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Twenty Three Latin American and Caribbean Countries Meet in Colombia to Define the Region’s New Digital Agenda and Move Toward a More Sustainable Economic, Social and Environmental Model
With the presence of senior authorities, delegates from 23 countries in the region, international experts, scholars on Information and Communications Technologies (ICTs) and representatives of the private sector and of civil society, the Sixth Ministerial Conference on the Information Society in Latin America and the Caribbean began today in Cartagena, Colombia, with the aim of defining a Digital Agenda for Latin America and the Caribbean (eLAC 2020) to strengthen public policies that promote the digital ecosystem and fuel knowledge, inclusion, equity and innovation.
The high-level meeting, which will take place through Friday, April 20, is organized by the Economic Commission for Latin America and the Caribbean (ECLAC) and the government of Colombia, the country that will assume the presidency of the 15-year-old mechanism. At the gathering, an assessment will be carried out and the agreements established in Mexico in 2015 will be renewed.
To this end, the United Nations’ 2030 Agenda for Sustainable Development and its 17 Goals (SDGs) will be given special consideration, since they highlight the moment of opportunity that we are experiencing and the possibilities that information and communications technologies and global interconnection provide to accelerate human progress, closing the digital gap and developing knowledge societies.
The opening ceremony of the Sixth Conference on the Information Society was led by David Luna, Minister of Information and Communications Technologies of Colombia; Yolanda Martínez, Coordinator of the National Digital Strategy of Mexico; and Mario Cimoli, ECLAC’s acting Deputy Executive Secretary.
In his welcoming remarks, Mario Cimoli indicated that the development of Latin America and the Caribbean cannot be understood without the fundamental issue of the digital agenda, which will help achieve better salaries, better social inclusion and greater gender equality.
He stressed that this eLAC meeting, which brought together 23 delegations from Latin American and Caribbean countries, demonstrates regional integration and the commitment of countries to position the digital agenda in their public policies.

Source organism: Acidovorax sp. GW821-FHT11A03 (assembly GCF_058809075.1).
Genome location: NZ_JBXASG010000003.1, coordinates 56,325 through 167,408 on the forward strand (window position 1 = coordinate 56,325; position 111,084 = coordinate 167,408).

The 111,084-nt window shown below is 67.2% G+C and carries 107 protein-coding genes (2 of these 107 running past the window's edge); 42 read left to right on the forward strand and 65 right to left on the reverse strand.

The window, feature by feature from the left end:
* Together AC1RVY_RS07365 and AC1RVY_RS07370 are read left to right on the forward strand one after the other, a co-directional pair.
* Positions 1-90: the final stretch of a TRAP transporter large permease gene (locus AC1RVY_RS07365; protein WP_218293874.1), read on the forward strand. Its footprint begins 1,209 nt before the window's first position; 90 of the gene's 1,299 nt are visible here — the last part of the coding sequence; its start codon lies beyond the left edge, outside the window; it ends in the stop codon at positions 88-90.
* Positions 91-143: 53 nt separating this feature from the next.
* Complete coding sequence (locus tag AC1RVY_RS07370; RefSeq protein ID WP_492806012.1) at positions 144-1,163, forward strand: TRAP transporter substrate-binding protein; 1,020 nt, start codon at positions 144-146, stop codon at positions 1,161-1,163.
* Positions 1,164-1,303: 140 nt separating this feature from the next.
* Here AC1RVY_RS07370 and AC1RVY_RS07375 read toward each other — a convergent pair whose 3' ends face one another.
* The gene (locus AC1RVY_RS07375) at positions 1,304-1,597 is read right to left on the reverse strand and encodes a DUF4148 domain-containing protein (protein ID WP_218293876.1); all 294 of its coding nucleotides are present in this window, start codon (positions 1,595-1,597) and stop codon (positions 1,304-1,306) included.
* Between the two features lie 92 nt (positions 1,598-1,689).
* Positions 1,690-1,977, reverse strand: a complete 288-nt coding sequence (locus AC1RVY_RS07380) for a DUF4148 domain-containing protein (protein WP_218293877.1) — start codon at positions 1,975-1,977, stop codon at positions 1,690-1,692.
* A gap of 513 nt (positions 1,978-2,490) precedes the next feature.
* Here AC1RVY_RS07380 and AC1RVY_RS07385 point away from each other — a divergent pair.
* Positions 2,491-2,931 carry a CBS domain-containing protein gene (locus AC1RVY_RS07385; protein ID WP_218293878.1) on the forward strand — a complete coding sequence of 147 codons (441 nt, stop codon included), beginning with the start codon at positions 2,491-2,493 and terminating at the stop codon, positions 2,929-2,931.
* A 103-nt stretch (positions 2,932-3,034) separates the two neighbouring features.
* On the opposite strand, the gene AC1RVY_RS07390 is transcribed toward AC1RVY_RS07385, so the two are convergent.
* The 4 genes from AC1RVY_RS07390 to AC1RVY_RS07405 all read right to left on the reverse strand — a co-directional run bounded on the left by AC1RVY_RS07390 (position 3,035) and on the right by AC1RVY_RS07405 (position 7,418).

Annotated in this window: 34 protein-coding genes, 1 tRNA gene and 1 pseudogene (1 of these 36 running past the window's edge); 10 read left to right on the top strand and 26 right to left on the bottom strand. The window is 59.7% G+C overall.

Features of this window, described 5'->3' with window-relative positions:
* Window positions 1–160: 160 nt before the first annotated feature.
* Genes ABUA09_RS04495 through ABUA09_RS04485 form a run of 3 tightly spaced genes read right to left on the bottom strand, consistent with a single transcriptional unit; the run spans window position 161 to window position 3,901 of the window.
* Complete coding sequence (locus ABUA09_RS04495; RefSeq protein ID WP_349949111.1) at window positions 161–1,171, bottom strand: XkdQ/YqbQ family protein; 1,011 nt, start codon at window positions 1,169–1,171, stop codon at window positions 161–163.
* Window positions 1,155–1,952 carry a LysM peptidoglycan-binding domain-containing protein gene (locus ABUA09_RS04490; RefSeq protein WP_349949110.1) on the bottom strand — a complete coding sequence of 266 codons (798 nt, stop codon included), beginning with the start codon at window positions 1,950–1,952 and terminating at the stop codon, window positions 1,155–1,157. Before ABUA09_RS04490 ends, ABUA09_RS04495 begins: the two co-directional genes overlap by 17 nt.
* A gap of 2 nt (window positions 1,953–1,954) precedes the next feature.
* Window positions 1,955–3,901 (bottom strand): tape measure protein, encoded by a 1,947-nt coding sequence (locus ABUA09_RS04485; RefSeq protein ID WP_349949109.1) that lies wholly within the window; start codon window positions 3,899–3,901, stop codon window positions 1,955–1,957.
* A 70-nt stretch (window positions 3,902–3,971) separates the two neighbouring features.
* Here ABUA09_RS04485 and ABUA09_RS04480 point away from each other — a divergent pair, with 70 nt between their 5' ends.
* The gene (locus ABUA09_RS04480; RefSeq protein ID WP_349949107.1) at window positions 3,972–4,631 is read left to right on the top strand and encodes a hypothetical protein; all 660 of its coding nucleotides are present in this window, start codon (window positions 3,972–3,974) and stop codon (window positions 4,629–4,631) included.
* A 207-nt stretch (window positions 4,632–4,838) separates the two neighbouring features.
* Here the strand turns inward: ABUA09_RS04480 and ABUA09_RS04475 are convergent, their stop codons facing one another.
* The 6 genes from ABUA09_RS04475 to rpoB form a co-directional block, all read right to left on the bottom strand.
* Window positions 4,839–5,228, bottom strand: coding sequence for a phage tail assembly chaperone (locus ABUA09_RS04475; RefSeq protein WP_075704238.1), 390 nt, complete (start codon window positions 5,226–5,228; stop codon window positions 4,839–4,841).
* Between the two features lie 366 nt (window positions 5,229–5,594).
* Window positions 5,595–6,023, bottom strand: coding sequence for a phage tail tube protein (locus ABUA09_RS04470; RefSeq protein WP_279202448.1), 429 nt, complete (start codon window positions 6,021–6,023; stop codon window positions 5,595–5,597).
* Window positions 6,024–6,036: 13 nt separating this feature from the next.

Meanwhile, Yolanda Martínez indicated that technology will help close development gaps, which is why eLAC is very important because this transformation must be carried out through a State policy that promotes digital transformation with equity and must be capable of achieving the 2030 Agenda’s goals.
The Mexican official underscored that Information Technologies must always have people at the center, and that is why the focus has changed from promoting infrastructure and digital coverage to seeking quality, relevant content and cybersecurity.
Minister David Luna, for his part, conveyed the greetings of the host government and emphasized that in Colombia “we set out to build the bases for the digital economy to evolve and put technology at the service of education, employment, the transformation of governments and the development of regions.”
The Colombian minister said that the agenda that ECLAC is forging contained in the document Data, algorithms and policies: Redefining the digital world is very valuable because in an umbrella study, it presents the impact on culture, government, inclusion, technologies, the market and digital governance.
“We will only resolve our structural problems if we do it through emerging technologies,” Luna said.
The conference will include seven keynote speeches by: Minister David Luna; Alejandro Olaya Dávila, General Director of the Administrative Department of Science, Technology and Innovation of Colombia (COLCIENCIAS); Dave Mata, Managing Director of Block Bits Capital, Chief Product Officer of Prizm Labs; Greg Wyler, Founder of OneWeb; Raúl Katz, President of Telecom Advisory Services LLC; Mischa Dohler, Professor in Wireless Communications at King’s College London (UK); and Robert Pepper, Head of Global Connectivity and Technology Policy at Facebook.
Meanwhile, on behalf of ECLAC’s Executive Secretary, Alicia Bárcena, Mario Cimoli presented the document Data, algorithms and policies: Redefining the digital world, which ECLAC specially prepared for this conference. It describes the technological trajectories that have characterized the “digital revolution” of recent years: the Internet of Things, blockchains and artificial intelligence – technologies that affect the economy and society, both in a cross-cutting and sectoral fashion.
The study also analyzes two enablers of their use: global digital platforms and the training of human resources qualified to operate advanced digital technologies. It examines the impact of these and other digital technologies on two vertical dimensions: manufacturing and advanced services, and on digital financial technology (fintech) firms. Finally, the document concludes with an analysis of the implications of artificial intelligence for achieving the SDGs.
The study underscores that it is necessary to strengthen policies at a regional level to promote innovation, diffusion and appropriation of the new technologies and thereby move toward a new economic, social and environmental model in line with the 2030 Agenda for Sustainable Development.